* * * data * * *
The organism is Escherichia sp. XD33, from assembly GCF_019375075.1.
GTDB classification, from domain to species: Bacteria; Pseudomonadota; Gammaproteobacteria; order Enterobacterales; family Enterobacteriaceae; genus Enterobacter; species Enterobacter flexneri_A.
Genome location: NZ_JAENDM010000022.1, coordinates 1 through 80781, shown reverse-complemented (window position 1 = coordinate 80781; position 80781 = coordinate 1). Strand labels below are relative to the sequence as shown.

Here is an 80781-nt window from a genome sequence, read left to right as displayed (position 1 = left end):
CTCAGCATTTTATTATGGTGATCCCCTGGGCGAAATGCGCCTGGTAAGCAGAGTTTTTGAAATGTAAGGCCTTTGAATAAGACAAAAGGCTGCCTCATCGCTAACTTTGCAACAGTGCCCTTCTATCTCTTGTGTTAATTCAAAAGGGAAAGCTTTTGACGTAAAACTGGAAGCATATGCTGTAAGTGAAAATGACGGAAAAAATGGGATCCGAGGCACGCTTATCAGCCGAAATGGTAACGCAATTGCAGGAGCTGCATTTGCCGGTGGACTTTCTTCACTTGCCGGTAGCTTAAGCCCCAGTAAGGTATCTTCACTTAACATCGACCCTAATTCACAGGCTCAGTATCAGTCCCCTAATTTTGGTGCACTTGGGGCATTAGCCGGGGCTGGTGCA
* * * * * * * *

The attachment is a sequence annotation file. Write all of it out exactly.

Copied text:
The organism is Escherichia sp. XD33, from assembly GCF_019375075.1.
GTDB classification, from domain to species: Bacteria; Pseudomonadota; Gammaproteobacteria; order Enterobacterales; family Enterobacteriaceae; genus Enterobacter; species Enterobacter flexneri_A.
Genome location: NZ_JAENDM010000022.1, coordinates 1 through 80781, shown reverse-complemented (window position 1 = coordinate 80781; position 80781 = coordinate 1). Strand labels below are relative to the sequence as shown.

Here is an 80781-nt window from a genome sequence, read left to right as displayed (position 1 = left end):
CTCAGCATTTTATTATGGTGATCCCCTGGGCGAAATGCGCCTGGTAAGCAGAGTTTTTGAAATGTAAGGCCTTTGAATAAGACAAAAGGCTGCCTCATCGCTAACTTTGCAACAGTGCCCTTCTATCTCTTGTGTTAATTCAAAAGGGAAAGCTTTTGACGTAAAACTGGAAGCATATGCTGTAAGTGAAAATGACGGAAAAAATGGGATCCGAGGCACGCTTATCAGCCGAAATGGTAACGCAATTGCAGGAGCTGCATTTGCCGGTGGACTTTCTTCACTTGCCGGTAGCTTAAGCCCCAGTAAGGTATCTTCACTTAACATCGACCCTAATTCACAGGCTCAGTATCAGTCCCCTAATTTTGGTGCACTTGGGGCATTAGCCGGGGCTGGTGCA